Hence  the  power of knowledge and ownership have worked very well in our solution


Hundreds of vultures and people alike have benefited from VSFS.   VSFS has set a very good example of community engagement and benefitting from a threatened species conservation  and providing good opportunity of learning to students, researchers and other communities.  There are over hundred nesting colonies and over 300 vultures of 6 different species feeding the carcass at a time. Over 50,000 national and international visitors have already visited the site. It is also recognised as one of the tourist site by the government and the tour operators. Learning from Nepal has been transferred to other vulture range countries in Asia like India, Pakistan and Bangladesh as well as Africa.  VSFS media coverage is among the highest is Nepal.  


Bird Conservation Nepal

With known rapid decline of the critically endangered vultures, Bird Conservation Nepal (BCN) started regular monitoring of the species in the country since 2000 with support of its local partners and bird watchers. One of the good nesting colonies of the White rumped Vulture was in Nawalparasi monitored by Dhan Bahadur Chaudhary, nature guide by profession and also a community leader. In 2006, with funding from UNDP/SGP, BCN and the Namuna Community Forest User Groups pioneered the idea of vulture safe feeding sites popularly known as vulture “Jatayu” restaurant in response to the catastrophic decline of formerly common vulture species because of the widespread contamination of cattle carcasses with the veterinary drug diclofenac. The Jatayu restaurant provides safe food close to an existing vulture breeding colony. This has led to the beginning of a recovery in populations of threatened vultures, and is being replicated elsewhere on the Sub-continent.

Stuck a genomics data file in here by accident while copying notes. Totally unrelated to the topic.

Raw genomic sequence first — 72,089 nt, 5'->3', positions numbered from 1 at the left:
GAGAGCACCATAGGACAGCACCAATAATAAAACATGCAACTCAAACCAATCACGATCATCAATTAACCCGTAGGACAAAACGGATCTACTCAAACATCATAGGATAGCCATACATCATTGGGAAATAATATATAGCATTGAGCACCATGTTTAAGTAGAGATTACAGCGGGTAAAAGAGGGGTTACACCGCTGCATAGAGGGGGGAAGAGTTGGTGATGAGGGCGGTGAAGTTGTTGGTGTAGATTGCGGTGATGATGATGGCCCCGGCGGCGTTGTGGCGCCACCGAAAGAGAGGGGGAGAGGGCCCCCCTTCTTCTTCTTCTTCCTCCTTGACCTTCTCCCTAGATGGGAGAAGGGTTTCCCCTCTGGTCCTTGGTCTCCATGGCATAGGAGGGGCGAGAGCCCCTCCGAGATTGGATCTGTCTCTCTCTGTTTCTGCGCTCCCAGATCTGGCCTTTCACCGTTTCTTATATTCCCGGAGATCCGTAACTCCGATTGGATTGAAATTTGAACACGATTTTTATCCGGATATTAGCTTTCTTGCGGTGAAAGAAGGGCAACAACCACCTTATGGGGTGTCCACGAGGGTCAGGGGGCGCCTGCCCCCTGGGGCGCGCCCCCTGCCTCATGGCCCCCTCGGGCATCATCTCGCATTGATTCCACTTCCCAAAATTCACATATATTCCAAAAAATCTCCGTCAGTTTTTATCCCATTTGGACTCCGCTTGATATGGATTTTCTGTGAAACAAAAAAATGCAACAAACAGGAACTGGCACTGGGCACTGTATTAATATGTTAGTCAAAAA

A vulture restaurant management committee has been established and coordinated by Dhan Bahadur Chaudhary. The committee arranges to collect old and unproductive cattle from the nearby villages, and takes them to a Cow Rescue Centre, where they are looked after. Following their natural deaths, their carcasses are laid out for vultures at the Jatayu restaurant.

A Vulture Information Centre, and a hide from which feeding vultures can be viewed, attract visitors, and spread knowledge of the importance of vultures in maintaining a healthy environment, free of decaying carcasses and associated infections and pests such as feral dogs. In addition to conserving vultures, the vulture restaurant provides sustainable livelihoods through ecotourism. Dhan Bahadur Chaudhary has played key role in promoting ecotourism integrated with the culture of local indigenous people and the biodiversity of the area.

In addition to this inspiring conservation work the communities are now helping with the conservation of grassland birds and mammals, delivering sustainable livelihoods to communities including excluded castes, and providing a happy (and eventually useful) retirement and death for cows which have reached the ends of their productive lives.

Contributed by

Ishana Thapa